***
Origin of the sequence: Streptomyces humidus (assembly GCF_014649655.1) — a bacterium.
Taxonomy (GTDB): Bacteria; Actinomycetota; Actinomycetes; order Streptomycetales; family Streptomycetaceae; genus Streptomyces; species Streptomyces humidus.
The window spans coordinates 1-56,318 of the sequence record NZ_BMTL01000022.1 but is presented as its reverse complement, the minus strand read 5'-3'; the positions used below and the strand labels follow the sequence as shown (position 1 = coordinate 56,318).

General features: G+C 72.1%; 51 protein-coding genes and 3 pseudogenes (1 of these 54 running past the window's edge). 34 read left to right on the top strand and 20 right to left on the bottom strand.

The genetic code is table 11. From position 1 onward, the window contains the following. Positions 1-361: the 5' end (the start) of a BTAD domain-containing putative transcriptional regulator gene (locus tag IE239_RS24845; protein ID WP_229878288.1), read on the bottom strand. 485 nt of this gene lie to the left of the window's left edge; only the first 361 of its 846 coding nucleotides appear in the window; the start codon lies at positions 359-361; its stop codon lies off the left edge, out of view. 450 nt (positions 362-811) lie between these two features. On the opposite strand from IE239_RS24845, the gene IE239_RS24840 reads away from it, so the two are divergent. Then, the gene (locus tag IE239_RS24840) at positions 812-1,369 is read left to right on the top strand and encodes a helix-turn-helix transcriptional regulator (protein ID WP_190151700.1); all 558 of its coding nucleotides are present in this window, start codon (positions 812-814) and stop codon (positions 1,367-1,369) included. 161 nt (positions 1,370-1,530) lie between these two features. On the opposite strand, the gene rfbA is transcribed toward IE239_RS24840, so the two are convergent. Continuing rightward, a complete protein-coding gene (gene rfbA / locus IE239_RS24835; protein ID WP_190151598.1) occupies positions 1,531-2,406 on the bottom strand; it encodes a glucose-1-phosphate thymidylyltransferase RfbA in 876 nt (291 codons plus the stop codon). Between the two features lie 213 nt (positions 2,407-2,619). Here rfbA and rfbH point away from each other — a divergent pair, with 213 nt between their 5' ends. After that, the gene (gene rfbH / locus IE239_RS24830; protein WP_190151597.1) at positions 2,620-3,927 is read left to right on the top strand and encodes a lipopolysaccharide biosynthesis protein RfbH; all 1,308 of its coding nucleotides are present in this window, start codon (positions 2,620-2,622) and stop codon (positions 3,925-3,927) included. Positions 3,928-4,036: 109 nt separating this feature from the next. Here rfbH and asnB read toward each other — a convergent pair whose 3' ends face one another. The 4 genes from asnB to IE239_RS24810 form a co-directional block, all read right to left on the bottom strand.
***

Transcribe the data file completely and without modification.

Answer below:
Origin of the sequence: Streptomyces humidus (assembly GCF_014649655.1) — a bacterium.
Taxonomy (GTDB): Bacteria; Actinomycetota; Actinomycetes; order Streptomycetales; family Streptomycetaceae; genus Streptomyces; species Streptomyces humidus.
The window spans coordinates 1-56,318 of the sequence record NZ_BMTL01000022.1 but is presented as its reverse complement, the minus strand read 5'-3'; the positions used below and the strand labels follow the sequence as shown (position 1 = coordinate 56,318).

General features: G+C 72.1%; 51 protein-coding genes and 3 pseudogenes (1 of these 54 running past the window's edge). 34 read left to right on the top strand and 20 right to left on the bottom strand.

The genetic code is table 11. From position 1 onward, the window contains the following. Positions 1-361: the 5' end (the start) of a BTAD domain-containing putative transcriptional regulator gene (locus tag IE239_RS24845; protein ID WP_229878288.1), read on the bottom strand. 485 nt of this gene lie to the left of the window's left edge; only the first 361 of its 846 coding nucleotides appear in the window; the start codon lies at positions 359-361; its stop codon lies off the left edge, out of view. 450 nt (positions 362-811) lie between these two features. On the opposite strand from IE239_RS24845, the gene IE239_RS24840 reads away from it, so the two are divergent. Then, the gene (locus tag IE239_RS24840) at positions 812-1,369 is read left to right on the top strand and encodes a helix-turn-helix transcriptional regulator (protein ID WP_190151700.1); all 558 of its coding nucleotides are present in this window, start codon (positions 812-814) and stop codon (positions 1,367-1,369) included. 161 nt (positions 1,370-1,530) lie between these two features. On the opposite strand, the gene rfbA is transcribed toward IE239_RS24840, so the two are convergent. Continuing rightward, a complete protein-coding gene (gene rfbA / locus IE239_RS24835; protein ID WP_190151598.1) occupies positions 1,531-2,406 on the bottom strand; it encodes a glucose-1-phosphate thymidylyltransferase RfbA in 876 nt (291 codons plus the stop codon). Between the two features lie 213 nt (positions 2,407-2,619). Here rfbA and rfbH point away from each other — a divergent pair, with 213 nt between their 5' ends. After that, the gene (gene rfbH / locus IE239_RS24830; protein WP_190151597.1) at positions 2,620-3,927 is read left to right on the top strand and encodes a lipopolysaccharide biosynthesis protein RfbH; all 1,308 of its coding nucleotides are present in this window, start codon (positions 2,620-2,622) and stop codon (positions 3,925-3,927) included. Positions 3,928-4,036: 109 nt separating this feature from the next. Here rfbH and asnB read toward each other — a convergent pair whose 3' ends face one another. The 4 genes from asnB to IE239_RS24810 form a co-directional block, all read right to left on the bottom strand.